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  4. My worry is that revenues from a carbon tax will simply be used to further subsidise renewable generation and distort the economics such that they appear better than they really are.

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  5. Robert: Greenland is now at about 450 cubic kilometres per year net loss, Antarctica (East + West Combined) is now about 300 cubic kilometres net loss. So a doubling is significant, although still a relatively small contribution to overall sea level rise (at this stage).

    DV8 – Hansen’s view is that we give nothing to subsidise renewables or nuclear – it goes back 100% to the tax payer.

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  6. DV8/Barry – After listening to Jim yesterday and last night at dinner, the 100% back to taxpayer carbon tax he supports has convinced me that is our only option. According to Jim, it seems to be working in British Columbia (an economy smaller than Australia’s), and people accept it there.

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  7. I think Hansen is a little naive to think the same problems that plague cap and trade won’t work their way into a carbon tax. Free permits will morph into exempt status and offsets will become carbon tax deductions. Under either approach the revenue could still be be squandered on CCS and feed-in tariffs. On those two issues specifically this week Energy Minister Martin Ferguson has hinted CCS will be cut loose by 2015 if it doesn’t deliver but the Academy of Science has argued that FiT should be expanded.

    Unfortunately I think Australia will get its lead from the Northern Hemisphere as a whole, not Hansen. Either the nuclear renaissance going well in some places or more weird weather.

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  8. CJAB – British Columbia is overrun by doctrinaire Greens, who were willing to do just about anything to see B.C bring in the first carbon tax in North America.. the result is a regressive hoax that places a burden on low and middle income families, small business, and those that can least afford it.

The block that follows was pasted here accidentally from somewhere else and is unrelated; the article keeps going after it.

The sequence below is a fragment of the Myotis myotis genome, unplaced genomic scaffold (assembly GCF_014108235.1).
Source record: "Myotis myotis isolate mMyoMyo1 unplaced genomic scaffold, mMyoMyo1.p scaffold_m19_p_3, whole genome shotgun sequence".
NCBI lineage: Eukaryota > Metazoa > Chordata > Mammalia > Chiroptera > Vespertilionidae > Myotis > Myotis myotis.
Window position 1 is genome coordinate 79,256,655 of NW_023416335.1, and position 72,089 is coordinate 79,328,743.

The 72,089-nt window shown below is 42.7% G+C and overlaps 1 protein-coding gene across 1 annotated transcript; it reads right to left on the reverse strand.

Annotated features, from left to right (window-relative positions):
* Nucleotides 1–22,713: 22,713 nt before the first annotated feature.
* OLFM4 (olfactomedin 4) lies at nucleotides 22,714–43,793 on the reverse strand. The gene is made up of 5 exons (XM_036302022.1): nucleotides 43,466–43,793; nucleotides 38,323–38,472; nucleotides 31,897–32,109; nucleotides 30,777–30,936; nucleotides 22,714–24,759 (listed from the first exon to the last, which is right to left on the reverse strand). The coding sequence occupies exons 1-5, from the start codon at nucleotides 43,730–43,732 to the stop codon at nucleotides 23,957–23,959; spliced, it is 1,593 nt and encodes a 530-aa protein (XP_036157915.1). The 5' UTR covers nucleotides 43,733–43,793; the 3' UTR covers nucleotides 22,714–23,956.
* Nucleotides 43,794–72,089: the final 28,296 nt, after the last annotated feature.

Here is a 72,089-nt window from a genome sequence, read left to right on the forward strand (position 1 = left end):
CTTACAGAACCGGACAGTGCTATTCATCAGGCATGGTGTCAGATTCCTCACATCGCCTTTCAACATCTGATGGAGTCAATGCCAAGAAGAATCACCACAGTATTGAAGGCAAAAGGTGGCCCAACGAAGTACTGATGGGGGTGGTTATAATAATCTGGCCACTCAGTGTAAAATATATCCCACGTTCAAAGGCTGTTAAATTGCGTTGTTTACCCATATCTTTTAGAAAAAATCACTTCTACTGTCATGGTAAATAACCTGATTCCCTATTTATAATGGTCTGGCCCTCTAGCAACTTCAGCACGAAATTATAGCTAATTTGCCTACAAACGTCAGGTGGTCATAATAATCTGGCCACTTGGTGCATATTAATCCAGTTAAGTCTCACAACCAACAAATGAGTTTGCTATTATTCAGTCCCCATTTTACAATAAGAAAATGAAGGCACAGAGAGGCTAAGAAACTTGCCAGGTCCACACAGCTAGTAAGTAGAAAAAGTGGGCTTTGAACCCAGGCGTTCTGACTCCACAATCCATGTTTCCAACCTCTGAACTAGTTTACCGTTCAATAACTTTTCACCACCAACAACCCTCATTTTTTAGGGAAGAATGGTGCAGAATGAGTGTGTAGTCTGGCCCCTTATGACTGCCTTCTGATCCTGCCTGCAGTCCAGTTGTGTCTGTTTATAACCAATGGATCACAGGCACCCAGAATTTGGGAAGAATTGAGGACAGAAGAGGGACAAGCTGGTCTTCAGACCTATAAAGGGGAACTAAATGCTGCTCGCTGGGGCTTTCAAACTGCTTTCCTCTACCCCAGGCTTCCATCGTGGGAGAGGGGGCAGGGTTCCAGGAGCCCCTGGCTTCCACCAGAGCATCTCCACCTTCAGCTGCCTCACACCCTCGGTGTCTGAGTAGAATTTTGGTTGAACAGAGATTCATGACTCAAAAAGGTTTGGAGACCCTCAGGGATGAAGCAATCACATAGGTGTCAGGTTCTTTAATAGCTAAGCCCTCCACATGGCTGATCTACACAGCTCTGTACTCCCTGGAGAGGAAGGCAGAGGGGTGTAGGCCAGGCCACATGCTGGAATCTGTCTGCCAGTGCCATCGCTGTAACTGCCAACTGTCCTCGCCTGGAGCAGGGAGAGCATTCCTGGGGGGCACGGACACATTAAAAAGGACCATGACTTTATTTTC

Even the most committed defenders of carbon taxes agree that this kind of tax will only work if two conditions are met: The tax must be high enough to cause buyers to switch to alternatives, and there must be alternatives available at prices buyers can afford.

    Neither is true for the B.C. plan.

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  9. Barry: What are you comparing the Antarctic ice loss to?

    Have a look at this picture

    It was from an article in the SMH on the 20th Sep 2008 and basically said they know where Mawson’s Vicker is but it has been under ice since the 70’s (a couple of metres by the look of the photo’s). So if we take 1913 as a baseline then you would have to admit that there has been an increase – yes ?

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  10. Barry,

    I wonder if you could answer a question for me as I’m currently not in Australia…. I understand that this months leader of the conservatives said on Lateline a while back that he hadn’t read the summary for policy makers of AR4 but soon after that met a guy called Christopher Monckton (who can call himself ‘Lord’ as his grandfather was given a hereditary peerage 5 years after young Christopher was born) who speaks a lot on the subject of AGW.

    So this is my question. Is this month’s leader of the conservatives also going to meet with James Hansen (whose grandfather wasn’t given a peerage) while he is in Australia talking with ordinary people and who has done some scientific work on AGW?

    BTW DV82XL, I’m typing this in BC. I’m interested to hear that they have a carbon tax here. Have you got anymore details on it e.g. links?

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  11. Gordon, GRACE is a year-by-year continental measurement of total land-based ice mass, on a scale of cubic kilometres, as observed from space. It is not based on any site-specific analysis.

    Jeremy C, no politician has taken the opportunity to meet Hansen whilst he’s been in Australia, although some State Government staffers and departmental CEOs have, from NSW and SA. There is some background on the BC scheme described here: https://bravenewclimate.com/2009/11/09/fee-and-dividend-better/